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    Post-pandemic, the agribusiness industry faces accelerating trends

    COVID-19 has accelerated pre-existing trends in agribusiness. Changes that many thought would take years happen in real time. The focus is now on digitization, steps against climate change and the location or traceability of food production.

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    Amid the Pandemic, Some Keys to the Agriculture Sector in Latin America and the Caribbean

    COVID-19 poses a threat to agricultural production in the largest net food exporting region in the world — Latin America and the Caribbean. Protecting workers’ health, economic activity, and employment requires a careful risk assessment.

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  • What Imminent Opportunities and Challenges Does Our Region’s Agro-industry Present?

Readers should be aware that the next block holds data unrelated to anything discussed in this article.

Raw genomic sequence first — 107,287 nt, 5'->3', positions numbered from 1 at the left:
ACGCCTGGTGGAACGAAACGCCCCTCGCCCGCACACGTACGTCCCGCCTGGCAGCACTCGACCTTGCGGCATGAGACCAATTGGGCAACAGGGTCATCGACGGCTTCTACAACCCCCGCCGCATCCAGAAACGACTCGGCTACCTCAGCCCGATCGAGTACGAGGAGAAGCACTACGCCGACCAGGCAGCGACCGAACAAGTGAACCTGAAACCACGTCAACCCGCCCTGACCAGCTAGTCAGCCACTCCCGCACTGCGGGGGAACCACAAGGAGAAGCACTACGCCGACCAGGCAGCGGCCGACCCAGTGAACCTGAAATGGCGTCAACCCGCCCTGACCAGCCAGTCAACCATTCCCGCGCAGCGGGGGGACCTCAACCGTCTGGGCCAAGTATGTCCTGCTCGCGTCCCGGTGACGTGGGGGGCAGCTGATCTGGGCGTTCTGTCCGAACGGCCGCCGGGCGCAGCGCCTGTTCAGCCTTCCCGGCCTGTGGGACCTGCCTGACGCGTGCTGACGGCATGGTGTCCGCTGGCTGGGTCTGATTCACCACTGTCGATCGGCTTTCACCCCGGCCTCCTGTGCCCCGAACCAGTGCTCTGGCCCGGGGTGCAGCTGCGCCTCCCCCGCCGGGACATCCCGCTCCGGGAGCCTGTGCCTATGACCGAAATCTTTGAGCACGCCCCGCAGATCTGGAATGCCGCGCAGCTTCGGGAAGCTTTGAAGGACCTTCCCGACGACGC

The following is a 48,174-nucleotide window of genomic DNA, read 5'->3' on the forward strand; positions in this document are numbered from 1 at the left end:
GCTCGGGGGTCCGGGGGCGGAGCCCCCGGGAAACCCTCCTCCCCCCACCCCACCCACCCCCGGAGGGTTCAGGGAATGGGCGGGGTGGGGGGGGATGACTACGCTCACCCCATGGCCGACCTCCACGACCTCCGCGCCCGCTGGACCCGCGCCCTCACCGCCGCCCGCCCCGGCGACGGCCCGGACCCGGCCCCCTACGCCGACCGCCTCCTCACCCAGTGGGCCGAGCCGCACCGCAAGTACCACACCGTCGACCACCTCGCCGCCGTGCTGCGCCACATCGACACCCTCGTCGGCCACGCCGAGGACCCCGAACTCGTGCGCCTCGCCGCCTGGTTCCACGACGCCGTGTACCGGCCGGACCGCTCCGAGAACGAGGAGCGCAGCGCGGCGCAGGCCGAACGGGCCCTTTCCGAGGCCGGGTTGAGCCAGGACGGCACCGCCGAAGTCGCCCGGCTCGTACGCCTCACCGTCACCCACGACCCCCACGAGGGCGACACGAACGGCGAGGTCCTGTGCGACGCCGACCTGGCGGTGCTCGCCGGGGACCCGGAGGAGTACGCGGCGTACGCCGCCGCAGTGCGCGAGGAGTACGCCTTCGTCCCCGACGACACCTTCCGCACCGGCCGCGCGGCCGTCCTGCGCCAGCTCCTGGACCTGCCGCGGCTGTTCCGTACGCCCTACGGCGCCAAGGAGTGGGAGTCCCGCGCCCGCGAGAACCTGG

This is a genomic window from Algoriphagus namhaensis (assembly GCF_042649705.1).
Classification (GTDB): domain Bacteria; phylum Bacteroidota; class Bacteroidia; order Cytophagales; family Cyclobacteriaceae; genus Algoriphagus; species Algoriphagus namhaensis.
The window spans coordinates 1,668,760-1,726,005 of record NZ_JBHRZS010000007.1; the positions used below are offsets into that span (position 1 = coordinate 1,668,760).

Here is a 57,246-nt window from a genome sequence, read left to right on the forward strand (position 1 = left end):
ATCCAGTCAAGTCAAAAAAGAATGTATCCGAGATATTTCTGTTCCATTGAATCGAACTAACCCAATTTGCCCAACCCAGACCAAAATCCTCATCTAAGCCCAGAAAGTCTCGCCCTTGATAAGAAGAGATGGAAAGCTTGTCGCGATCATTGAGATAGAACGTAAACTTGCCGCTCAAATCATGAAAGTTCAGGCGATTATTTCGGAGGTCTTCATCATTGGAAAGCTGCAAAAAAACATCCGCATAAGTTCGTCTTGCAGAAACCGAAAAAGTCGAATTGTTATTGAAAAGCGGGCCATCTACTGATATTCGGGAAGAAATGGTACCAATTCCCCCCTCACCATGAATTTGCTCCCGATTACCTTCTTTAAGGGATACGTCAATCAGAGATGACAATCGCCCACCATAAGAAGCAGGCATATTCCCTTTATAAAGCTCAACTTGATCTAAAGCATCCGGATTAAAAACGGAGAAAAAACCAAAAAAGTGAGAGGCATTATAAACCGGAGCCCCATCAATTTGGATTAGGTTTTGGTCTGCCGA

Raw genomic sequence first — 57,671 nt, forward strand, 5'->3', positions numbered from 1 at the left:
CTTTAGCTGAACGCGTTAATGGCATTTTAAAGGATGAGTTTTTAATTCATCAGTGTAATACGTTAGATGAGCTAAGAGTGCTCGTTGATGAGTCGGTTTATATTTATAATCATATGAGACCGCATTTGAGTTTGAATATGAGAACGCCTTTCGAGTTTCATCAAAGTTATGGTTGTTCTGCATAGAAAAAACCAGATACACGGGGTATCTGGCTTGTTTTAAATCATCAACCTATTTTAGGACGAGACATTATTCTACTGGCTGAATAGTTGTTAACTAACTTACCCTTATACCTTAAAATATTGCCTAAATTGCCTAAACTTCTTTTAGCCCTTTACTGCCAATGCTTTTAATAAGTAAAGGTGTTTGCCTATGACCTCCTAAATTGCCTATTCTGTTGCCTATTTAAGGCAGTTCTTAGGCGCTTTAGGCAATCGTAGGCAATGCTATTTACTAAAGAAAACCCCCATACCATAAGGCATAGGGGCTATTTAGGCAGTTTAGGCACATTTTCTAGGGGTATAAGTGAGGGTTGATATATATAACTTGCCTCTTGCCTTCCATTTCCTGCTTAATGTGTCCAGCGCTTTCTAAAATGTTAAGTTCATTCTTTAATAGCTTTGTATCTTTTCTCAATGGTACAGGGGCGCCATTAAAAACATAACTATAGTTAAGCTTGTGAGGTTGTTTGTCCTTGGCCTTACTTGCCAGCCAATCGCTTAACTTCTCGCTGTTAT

What Imminent Opportunities and Challenges Does Our Region’s Agro-industry Present?

    With the evolution of agro-industry, competing pressures, opportunities, and new challenges arise leading to a reformulation of the sector’s bases and forms.

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  • A Lifesaver for Agribusiness: the Financial Resiliency Clause

    A Lifesaver for Agribusiness: the Financial Resiliency Clause

    Exposed to phenomena such as El Niño, agribusinesses in Latin America and the Caribbean require protection by the financial system. One tool for this is the financial resiliency clause, developed to address the reality of climate change and the challenge posed by different natural disasters.